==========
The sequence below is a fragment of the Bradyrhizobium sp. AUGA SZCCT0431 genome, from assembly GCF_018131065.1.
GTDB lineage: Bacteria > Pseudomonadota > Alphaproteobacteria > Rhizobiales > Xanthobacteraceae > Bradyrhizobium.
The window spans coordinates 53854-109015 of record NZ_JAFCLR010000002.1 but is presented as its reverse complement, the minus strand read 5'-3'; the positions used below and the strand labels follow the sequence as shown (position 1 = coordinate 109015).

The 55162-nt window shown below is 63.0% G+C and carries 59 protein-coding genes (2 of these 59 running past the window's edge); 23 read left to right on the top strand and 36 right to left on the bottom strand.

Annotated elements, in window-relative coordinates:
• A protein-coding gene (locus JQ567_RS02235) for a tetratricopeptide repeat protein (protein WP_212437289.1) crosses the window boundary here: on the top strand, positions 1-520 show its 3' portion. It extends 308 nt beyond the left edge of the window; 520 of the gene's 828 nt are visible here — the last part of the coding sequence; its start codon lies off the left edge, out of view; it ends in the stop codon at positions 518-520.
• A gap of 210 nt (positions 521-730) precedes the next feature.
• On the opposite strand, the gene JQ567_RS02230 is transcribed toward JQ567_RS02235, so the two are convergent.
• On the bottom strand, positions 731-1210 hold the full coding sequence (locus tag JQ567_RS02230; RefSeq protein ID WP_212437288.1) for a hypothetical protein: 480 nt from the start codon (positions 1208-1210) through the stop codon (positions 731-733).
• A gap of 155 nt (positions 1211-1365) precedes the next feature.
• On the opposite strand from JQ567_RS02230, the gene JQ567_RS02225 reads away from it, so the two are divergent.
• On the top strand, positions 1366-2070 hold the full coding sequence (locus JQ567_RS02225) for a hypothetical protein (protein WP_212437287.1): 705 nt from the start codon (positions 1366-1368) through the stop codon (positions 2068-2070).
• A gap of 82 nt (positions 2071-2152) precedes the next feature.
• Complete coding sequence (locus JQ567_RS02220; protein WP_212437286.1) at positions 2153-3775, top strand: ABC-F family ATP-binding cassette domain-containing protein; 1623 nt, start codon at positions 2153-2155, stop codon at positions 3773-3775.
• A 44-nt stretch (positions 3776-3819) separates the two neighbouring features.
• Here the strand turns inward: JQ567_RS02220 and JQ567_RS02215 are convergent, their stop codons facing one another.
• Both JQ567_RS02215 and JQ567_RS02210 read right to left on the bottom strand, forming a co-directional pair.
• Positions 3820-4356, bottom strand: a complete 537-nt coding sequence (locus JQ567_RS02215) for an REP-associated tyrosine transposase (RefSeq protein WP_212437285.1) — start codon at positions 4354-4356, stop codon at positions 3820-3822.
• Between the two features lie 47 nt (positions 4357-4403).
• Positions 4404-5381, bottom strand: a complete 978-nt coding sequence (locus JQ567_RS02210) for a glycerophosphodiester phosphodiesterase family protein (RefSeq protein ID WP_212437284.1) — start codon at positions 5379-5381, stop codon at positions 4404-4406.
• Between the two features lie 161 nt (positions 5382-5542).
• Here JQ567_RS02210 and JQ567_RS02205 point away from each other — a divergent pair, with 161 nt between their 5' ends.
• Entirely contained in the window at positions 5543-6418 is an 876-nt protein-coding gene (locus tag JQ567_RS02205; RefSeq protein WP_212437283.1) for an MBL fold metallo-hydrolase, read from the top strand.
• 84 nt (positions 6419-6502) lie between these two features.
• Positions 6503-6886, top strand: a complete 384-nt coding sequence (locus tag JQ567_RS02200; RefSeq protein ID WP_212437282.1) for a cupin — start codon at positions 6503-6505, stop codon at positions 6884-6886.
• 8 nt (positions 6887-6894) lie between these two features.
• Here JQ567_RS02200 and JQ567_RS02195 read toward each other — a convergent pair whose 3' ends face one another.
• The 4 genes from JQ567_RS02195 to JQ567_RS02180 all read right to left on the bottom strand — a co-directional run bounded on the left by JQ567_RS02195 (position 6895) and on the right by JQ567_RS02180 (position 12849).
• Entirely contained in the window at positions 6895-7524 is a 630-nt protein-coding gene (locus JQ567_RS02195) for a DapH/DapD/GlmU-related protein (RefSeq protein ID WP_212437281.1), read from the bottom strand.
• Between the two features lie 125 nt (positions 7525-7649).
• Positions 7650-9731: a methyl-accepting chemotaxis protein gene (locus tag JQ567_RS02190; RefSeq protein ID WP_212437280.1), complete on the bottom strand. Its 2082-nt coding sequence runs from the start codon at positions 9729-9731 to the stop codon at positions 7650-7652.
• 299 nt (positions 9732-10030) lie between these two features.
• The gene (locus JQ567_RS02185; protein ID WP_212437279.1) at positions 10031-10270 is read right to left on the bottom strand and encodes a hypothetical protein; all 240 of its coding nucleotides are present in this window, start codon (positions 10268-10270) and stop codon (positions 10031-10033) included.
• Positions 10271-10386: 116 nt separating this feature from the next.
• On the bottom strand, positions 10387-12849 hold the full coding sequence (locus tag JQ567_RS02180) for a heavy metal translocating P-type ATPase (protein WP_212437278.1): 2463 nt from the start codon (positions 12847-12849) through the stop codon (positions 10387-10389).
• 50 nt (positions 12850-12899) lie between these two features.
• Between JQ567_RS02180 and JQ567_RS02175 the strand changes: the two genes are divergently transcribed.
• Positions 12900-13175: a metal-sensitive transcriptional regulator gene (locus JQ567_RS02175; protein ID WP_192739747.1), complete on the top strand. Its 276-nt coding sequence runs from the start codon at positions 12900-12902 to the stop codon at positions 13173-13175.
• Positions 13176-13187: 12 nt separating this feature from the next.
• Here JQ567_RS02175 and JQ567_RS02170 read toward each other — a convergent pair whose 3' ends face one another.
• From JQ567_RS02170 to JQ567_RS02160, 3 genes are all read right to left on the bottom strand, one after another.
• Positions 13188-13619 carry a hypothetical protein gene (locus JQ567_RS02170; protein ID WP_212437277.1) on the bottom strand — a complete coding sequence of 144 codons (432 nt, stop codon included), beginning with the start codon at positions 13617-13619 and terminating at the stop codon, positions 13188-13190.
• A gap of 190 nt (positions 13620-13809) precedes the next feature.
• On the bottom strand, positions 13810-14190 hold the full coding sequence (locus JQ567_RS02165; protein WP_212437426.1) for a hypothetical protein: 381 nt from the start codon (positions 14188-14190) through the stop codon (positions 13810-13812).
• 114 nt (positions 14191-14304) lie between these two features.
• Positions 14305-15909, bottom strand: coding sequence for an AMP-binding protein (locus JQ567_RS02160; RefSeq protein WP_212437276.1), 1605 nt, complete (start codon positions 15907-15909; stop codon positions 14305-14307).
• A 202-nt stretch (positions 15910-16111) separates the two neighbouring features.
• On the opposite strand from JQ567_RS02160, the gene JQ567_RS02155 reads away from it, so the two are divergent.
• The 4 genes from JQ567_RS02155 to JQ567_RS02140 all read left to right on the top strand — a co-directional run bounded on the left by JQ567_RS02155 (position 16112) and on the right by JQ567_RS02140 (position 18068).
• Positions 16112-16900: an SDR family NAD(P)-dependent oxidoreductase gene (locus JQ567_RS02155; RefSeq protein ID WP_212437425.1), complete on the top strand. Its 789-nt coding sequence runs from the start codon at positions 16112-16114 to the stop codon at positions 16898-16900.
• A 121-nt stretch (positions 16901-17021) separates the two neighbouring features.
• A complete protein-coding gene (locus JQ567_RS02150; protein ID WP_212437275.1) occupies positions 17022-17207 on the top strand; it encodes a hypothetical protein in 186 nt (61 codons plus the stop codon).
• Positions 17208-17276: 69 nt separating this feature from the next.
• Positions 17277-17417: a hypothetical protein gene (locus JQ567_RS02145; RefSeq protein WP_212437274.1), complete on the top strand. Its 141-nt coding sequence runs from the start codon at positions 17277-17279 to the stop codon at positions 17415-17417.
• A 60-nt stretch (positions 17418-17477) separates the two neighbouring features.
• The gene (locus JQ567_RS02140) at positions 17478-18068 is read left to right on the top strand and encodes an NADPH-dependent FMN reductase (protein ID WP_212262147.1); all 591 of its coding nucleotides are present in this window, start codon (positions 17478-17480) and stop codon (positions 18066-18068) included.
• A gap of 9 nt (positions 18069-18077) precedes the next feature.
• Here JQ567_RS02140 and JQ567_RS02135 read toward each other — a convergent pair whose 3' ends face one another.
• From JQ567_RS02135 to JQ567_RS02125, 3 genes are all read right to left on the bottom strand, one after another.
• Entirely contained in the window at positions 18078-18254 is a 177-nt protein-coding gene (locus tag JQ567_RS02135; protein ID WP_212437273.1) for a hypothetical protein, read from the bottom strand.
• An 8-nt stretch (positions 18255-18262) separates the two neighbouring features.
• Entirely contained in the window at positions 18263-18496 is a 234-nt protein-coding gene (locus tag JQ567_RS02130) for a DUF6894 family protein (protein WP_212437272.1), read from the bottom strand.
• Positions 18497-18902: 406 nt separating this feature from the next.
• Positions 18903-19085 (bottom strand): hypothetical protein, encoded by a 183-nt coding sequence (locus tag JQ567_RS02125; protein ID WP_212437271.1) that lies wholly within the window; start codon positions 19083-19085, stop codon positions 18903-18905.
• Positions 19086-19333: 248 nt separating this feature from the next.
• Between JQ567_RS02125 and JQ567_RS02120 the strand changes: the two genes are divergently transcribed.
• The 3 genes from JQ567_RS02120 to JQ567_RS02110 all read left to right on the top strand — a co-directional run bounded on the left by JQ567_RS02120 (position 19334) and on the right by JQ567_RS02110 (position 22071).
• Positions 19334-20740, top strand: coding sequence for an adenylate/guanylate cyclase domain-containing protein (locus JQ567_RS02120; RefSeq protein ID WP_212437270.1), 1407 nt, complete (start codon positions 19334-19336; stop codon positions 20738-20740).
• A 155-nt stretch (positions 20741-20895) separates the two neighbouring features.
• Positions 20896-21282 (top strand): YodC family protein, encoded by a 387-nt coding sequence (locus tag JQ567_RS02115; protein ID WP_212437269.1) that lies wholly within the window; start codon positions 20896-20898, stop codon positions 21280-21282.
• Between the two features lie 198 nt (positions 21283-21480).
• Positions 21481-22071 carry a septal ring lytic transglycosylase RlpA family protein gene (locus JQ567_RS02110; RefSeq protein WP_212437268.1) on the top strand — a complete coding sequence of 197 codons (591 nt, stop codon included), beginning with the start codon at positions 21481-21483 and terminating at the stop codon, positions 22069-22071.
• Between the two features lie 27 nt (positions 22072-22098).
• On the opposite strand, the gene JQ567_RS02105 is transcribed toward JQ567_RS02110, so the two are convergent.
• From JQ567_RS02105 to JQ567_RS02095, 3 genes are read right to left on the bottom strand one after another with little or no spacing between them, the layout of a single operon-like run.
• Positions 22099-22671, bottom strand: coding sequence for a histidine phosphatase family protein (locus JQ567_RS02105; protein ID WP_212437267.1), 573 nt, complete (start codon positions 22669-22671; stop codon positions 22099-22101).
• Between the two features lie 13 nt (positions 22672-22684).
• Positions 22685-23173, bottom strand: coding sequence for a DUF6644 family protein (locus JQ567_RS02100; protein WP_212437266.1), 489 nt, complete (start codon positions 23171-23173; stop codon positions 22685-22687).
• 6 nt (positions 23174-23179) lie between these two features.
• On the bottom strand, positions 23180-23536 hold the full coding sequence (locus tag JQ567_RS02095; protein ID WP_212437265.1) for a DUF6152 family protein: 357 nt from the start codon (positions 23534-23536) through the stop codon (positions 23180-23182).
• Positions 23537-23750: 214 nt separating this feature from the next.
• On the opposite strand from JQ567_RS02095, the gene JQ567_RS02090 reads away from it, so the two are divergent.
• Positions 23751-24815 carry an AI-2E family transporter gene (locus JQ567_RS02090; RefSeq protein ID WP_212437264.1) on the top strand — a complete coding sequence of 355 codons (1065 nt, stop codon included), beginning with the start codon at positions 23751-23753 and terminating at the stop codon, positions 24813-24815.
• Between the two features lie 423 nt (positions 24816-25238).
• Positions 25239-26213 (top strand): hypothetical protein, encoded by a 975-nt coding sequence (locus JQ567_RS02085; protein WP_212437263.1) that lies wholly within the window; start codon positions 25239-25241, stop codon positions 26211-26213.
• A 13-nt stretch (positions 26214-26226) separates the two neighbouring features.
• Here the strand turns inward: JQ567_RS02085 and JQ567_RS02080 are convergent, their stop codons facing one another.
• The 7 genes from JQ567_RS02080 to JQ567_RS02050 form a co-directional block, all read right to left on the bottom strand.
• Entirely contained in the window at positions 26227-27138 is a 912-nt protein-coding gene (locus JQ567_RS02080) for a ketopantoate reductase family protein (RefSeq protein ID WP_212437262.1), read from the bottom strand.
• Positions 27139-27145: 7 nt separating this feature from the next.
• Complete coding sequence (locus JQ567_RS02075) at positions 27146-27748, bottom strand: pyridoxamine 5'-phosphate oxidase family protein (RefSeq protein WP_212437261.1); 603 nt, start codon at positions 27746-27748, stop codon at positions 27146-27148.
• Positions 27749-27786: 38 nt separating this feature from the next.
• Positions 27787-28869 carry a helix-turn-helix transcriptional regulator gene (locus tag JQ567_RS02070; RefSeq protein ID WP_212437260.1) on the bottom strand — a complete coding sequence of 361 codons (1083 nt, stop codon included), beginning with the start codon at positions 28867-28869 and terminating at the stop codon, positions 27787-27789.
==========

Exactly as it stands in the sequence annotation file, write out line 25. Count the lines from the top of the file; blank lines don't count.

• Positions 6503-6886, top strand: a complete 384-nt coding sequence (locus tag JQ567_RS02200; RefSeq protein ID WP_212437282.1) for a cupin — start codon at positions 6503-6505, stop codon at positions 6884-6886.